Ludus Patronymicus: Or, The Etymology of Curious Surnames

Trübner & Company, 1868 - 166 ページ

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82 ページ - At Preston, before the passing of the Reform Bill in 1832, every person who had a cottage with a chimney, and used the latter, had a vote, and was called a smoker.
76 ページ - Surnames" : To the Memory of A. Shurt, " The Father of American Conveyancing ;" Whose name is associated alike with My Daily Toilet and my Daily Occupation.
xvi ページ - Patronymica Britannica ; a dictionary of the family names of the United Kingdom. 443p.i por.Q. Lond. 1860. John Russell Smith 253. 929.4 qLgs Hozier, Louis Pierre d' & Hozier de Serigny, Antoine Marie d'.
80 ページ - Slack, slak, slake, an opening in the higher part of a hill or mountain, where it becomes less steep, and forms a sort of pass ; a gap or narrow pass between two hills or mountains.
37 ページ - Records, he lias the alias of JOSEPH GALLON, — that having been his popular name. PLAMBOECK, in some of our conveyances, became PLUMBACK. These are names in a transition state. So likewise a Spanish boy, having the Christian name of BENITO, pronounced Beneeto, who shipped with Юr.
19 ページ - COLLEUGE.— -These names have no reference to a University. Lower says, in the north of England any court or group of cottages having a common entrance from the street is called a college. The last syllable however may be from ledge, a ridge of rocks near the surface of the sea. Cf. Cumberledge, Routledge, &c." Of course they have nothing to do with " a University," and it is mere inaccuracy to imagine any such thing.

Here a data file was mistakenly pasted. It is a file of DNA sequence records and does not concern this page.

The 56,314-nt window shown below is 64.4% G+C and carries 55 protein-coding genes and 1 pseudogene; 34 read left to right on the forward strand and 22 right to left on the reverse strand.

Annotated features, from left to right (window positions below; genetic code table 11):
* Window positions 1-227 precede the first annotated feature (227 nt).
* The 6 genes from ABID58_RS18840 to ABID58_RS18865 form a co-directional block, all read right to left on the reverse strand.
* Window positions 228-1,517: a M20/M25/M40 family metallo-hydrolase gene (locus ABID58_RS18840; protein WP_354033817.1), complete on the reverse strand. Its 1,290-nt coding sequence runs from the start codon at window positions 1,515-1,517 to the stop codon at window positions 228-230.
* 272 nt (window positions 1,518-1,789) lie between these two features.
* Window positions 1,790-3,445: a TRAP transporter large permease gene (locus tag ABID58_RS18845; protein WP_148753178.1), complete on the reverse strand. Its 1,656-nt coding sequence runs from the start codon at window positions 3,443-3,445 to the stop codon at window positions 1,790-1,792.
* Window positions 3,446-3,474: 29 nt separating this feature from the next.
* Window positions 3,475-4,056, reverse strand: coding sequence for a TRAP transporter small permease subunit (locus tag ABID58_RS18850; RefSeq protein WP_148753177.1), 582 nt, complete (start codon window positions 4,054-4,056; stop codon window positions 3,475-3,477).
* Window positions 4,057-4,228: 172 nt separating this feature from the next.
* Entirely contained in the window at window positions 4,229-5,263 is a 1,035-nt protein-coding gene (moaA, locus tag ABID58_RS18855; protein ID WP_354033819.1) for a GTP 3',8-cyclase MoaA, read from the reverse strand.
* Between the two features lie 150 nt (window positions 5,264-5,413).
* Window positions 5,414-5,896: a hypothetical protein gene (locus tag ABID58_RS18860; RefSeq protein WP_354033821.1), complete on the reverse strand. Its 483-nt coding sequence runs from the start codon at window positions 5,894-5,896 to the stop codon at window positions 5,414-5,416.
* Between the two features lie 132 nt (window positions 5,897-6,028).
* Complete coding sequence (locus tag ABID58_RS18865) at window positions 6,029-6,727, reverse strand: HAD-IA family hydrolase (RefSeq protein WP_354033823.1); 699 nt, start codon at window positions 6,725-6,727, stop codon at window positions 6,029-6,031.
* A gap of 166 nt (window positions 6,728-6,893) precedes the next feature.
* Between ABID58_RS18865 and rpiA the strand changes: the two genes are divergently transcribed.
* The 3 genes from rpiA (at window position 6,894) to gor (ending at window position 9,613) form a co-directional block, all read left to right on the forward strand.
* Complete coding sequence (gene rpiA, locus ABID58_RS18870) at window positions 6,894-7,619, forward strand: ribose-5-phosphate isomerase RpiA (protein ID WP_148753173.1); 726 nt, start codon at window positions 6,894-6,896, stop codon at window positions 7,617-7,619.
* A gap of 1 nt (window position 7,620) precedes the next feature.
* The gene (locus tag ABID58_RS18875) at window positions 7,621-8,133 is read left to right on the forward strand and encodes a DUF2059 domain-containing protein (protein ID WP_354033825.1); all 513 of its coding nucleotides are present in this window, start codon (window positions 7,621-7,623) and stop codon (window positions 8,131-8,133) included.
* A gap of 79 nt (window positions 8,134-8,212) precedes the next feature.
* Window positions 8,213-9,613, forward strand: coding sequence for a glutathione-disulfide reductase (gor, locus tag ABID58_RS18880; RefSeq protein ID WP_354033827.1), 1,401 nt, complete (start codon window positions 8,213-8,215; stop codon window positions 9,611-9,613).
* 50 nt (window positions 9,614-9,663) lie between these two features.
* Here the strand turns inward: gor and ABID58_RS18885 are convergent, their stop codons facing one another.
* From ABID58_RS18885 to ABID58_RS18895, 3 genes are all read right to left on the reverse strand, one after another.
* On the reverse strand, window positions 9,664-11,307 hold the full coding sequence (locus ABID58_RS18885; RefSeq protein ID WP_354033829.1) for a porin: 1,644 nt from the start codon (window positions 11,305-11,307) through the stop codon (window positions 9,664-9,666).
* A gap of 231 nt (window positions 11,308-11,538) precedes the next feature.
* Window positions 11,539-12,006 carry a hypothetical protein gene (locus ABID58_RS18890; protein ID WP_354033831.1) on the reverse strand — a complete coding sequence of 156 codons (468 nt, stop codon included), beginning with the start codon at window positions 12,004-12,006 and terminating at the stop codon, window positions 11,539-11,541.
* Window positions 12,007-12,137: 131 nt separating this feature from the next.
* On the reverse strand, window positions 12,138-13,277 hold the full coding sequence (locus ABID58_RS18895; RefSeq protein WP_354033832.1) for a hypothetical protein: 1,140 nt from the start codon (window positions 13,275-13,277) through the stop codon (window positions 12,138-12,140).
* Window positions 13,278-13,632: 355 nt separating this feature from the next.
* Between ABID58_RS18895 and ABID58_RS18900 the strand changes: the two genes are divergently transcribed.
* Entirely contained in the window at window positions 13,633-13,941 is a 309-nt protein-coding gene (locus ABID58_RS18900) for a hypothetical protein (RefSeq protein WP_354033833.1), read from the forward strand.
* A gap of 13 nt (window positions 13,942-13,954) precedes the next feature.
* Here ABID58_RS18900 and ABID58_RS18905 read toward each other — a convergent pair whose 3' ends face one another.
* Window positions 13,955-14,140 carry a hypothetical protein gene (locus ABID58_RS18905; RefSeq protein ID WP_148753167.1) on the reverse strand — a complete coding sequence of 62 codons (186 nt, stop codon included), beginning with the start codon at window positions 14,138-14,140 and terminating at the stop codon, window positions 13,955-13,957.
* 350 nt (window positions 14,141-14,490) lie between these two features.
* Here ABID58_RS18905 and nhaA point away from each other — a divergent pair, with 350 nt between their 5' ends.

18 ページ - Coffee I take to be the same as Coifi, the name of a converted heathen priest who, on the reception of Christianity by the people of Northumbria, undertook the demolition of the ancient fanes. It has been asserted that this is not an Anglo-Saxon but a Cymric name, and that it denotes in Welsh a Druid, but Mr. Kemble has shown that it is an adjective formed from cuf, strenuous, and means the bold or active one.
75 ページ - It occurs in Nominale MS. PISTER. To whisper. Exmoor. PISTOL. A swaggering fellow. Perhaps from pistdlfo, explained by Florio, " a roguing begger, a cantler, an upright man that liveth by cosenage.
5 ページ - Barnakal was a surname, or a nickname, given to a celebrated Norwegian pirate, named Olver, who, setting his face against the then fashionable amusement of tossing children on spears, was christened by his companions, to show their sense of his odd scruples, Barnakarl, "baby's old man.
100 ページ - A hoult; a little thicke groue or tuft of high trees, especially such a one as is neere a house, and serues to beautifie it, or as a marke for it.— Colgrait hallen, i.109/55, A.-S.